The literary podcast presented by John Mitchinson and Andy Miller. Brought to you by Unbound. Visit www.backlisted.fm
The Godwits Fly by Robin Hyde
1:14:56Our guest is author Paula Morris, who joins us from Auckland to discuss the novel The Godwits Fly (1938) and the life of its author Iris Wilkinson AKA Robin Hyde. In recent years, Iris Wilkinson's writing has been rediscovered and restored to the canon of New Zealand literature, where it occupies a place alongside Katherine Mansfield's; The Godwits Fly is her highly autobiographical novel spanning the years 1910-28. Also this week, John has been captivated by Neurotribes, Steve Silberman's fascinating study of neurodiversity, while Andy revels in the forensic detail of Glenn Frankel's new book Shooting Midnight Cowboy: Art, Sex, Loneliness, Liberation, and the Making of a Dark Classic. For more information visit backlisted.fm. Please support us and unlock bonus material at https://www.patreon.com/backlisted. This episode wouldn't have happened without Rachael King or WORD Christchurch Festival: https://wordchristchurch.co.nz. Thanks Rachael!
Notes from Under the Floorboards AKA Notes from Underground by Fyodor Dostoevsky
1:13:21Welcome to the 150th episode of Backlisted! To mark the occasion we are joined by authors Alex Christofi (Dostoevsky in Love) and Arifa Akbar (Consumed: A Sister's Story) for a discussion of one of Russia's greatest writers Fyodor Dostoevsky, who was born in Moscow on November 11 1821, 200 years ago this month. We concentrate on his pioneering novella Notes From Under the Floorboards AKA Notes From Underground (1864) and consider its impact and continuing relevance to modern life. Also in this episode John enjoys Dark Neighbourhood (Fitzcarraldo), the debut collection of stories by Vanessa Onwuemezi; and, having let it settled for a few months, Andy unveils his favourite novel of the year, Gwendoline Riley's My Phantoms (Granta). For more information visit backlisted.fm Please support us and unlock bonus material at https://www.patreon.com/backlisted.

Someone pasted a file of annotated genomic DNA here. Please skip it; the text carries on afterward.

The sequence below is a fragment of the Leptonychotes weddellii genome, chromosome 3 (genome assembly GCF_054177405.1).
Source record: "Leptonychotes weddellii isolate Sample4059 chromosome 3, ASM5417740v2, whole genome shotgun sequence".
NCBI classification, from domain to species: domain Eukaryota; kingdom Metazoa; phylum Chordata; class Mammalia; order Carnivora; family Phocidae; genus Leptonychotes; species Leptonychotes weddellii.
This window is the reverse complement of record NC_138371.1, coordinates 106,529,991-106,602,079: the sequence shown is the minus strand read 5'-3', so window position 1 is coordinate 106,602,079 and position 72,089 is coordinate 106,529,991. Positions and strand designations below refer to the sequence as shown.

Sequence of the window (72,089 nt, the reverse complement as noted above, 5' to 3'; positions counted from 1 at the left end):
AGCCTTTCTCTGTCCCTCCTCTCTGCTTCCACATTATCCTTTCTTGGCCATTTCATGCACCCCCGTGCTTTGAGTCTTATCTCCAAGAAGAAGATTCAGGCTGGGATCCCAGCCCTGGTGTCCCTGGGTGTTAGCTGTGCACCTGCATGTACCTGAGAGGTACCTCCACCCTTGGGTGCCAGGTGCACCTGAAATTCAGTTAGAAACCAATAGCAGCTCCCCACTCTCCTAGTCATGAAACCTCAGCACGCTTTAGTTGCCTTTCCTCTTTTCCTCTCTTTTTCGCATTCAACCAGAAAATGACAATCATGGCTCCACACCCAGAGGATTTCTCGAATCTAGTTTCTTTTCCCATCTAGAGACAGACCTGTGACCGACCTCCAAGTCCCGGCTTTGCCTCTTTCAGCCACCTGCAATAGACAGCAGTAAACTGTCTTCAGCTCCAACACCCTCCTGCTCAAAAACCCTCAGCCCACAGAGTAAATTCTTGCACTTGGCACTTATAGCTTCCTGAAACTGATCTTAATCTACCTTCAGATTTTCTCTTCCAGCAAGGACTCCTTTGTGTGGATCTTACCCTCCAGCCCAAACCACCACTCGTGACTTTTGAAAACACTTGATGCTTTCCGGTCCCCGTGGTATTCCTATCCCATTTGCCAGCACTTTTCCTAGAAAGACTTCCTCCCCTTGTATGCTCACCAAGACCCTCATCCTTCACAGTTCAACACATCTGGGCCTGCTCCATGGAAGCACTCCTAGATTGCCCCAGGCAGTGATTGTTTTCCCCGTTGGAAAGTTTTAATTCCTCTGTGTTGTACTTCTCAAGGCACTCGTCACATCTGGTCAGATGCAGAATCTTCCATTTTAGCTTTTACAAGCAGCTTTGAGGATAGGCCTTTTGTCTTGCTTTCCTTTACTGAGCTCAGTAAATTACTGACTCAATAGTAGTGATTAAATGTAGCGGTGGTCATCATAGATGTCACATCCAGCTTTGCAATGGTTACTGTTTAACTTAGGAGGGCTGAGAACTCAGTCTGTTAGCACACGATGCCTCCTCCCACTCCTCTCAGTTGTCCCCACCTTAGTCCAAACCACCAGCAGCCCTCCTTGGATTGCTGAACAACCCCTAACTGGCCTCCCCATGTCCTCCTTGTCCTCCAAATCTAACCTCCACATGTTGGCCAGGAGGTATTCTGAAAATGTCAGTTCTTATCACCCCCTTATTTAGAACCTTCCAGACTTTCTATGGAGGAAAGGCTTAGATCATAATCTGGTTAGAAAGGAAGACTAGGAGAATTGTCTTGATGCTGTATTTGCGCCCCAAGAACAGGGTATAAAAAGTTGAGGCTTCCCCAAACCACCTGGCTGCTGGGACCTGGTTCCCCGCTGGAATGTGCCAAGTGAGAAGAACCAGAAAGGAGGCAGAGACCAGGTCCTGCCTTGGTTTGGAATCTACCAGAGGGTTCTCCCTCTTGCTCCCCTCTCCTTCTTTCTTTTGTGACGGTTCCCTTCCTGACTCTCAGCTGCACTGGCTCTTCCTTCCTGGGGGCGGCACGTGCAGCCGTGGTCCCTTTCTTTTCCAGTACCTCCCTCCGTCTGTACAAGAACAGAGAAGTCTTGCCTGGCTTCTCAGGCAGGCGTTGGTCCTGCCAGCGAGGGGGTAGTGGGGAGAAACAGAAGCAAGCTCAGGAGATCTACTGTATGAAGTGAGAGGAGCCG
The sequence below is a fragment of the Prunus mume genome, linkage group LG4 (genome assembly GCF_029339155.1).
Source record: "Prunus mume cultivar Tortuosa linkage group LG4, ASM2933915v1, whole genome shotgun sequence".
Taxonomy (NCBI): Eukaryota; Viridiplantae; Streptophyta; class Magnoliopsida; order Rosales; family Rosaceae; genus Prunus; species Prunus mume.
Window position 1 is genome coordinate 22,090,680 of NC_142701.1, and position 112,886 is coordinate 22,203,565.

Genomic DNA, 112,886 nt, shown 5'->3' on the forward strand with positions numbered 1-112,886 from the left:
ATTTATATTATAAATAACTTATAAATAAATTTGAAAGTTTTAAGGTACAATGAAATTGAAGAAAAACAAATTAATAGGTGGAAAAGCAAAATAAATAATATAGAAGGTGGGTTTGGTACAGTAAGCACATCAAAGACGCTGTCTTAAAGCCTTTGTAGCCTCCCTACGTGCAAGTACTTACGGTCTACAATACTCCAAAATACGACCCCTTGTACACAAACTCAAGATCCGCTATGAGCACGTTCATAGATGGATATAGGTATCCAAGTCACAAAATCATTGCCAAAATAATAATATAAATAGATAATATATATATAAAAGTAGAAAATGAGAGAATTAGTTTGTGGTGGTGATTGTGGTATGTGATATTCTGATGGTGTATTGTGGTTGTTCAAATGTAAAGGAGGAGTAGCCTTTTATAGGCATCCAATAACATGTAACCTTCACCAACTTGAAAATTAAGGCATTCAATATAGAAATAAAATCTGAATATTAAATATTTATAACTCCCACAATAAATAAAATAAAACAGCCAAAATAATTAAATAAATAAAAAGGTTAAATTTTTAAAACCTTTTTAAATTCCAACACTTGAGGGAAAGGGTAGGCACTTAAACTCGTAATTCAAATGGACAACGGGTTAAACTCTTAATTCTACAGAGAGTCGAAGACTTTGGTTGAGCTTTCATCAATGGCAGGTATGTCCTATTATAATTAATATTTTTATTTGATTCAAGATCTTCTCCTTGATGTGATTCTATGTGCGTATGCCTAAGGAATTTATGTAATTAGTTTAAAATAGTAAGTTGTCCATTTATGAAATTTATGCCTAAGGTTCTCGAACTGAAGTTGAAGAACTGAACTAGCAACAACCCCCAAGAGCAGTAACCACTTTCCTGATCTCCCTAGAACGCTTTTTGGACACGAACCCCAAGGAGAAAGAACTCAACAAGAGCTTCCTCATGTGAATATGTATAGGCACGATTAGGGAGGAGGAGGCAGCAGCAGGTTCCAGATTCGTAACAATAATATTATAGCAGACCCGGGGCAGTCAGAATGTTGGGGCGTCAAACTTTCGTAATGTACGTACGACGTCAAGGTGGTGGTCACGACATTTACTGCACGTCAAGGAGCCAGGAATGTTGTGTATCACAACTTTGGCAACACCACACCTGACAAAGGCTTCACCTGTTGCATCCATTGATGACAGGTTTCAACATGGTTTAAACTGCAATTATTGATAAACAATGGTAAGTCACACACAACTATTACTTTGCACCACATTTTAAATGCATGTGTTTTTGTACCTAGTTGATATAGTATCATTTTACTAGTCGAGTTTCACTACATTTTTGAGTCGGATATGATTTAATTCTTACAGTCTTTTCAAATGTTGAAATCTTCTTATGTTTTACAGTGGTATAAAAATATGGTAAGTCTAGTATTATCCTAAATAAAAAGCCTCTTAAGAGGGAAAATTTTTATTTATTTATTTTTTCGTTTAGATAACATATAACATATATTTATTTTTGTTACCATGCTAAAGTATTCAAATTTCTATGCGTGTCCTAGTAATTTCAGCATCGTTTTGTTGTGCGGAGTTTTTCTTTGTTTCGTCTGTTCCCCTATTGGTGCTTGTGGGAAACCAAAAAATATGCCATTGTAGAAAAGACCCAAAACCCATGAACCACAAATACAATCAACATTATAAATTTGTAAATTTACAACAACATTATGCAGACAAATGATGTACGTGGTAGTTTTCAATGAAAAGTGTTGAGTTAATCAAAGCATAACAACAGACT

Treacle Walker by Alan Garner
58:00This is a Backlisted special, recorded at the Bodleian Library in Oxford to celebrate the publication of Treacle Walker the new novel by Alan Garner (Fourth Estate). The panel discussion features Erica Wagner, writer and critic and editor of First Light, an anthology of pieces about Alan Garner’s work; Dr Melanie Giles, archaeologist and the author of Bog Bodies, the definitive account of the phenomenon which plays a significant role in the book’s story; and Professor Bob Cywinski, physicist, whose conversations with Alan Garner about time, landscape and local legend provided the inspiration for the novel.
Something in Disguise by Elizabeth Jane Howard
1:14:13For this year's Hallowe'en special we're joined by Backlisted's old fiends Andrew Male and Laura Varnam, following previous guest appearances on episodes dedicated to Beowulf (2020) and Daphne du Maurier's The Breaking Point (2019). Together we explore the work of the novelist Elizabeth Jane Howard, specifically her ghost stories, tales of horror and accounts of psychological terror: Something in Disguise (1969), Odd Girl Out (1972), Mr Wrong (1975), Falling (1999), and We Are For the Dark (1951), the volume of strange stories she co-authored with previous Backlisted subject Robert Aickman. NB. THIS EPISODE IS PACKED WITH SPOILERS and you may wish to read Something in Disguise before you listen to the podcast. Also this week, Andy is gripped by Heike Gessler's Seasonal Associate (Semiotext), the novelist's account of working in Amazon's warehouse in Leipzig, while John enjoys being unsettled by Women's Weird: Strange Stories by Women, 1980-1940, edited by Melissa Edmundson, the first in a series of 'Weird' anthologies published by Handheld Press. For more information visit backlisted.fm. Please support us and unlock bonus material at https://www.patreon.com/backlisted.
Cassandra at the Wedding by Dorothy Baker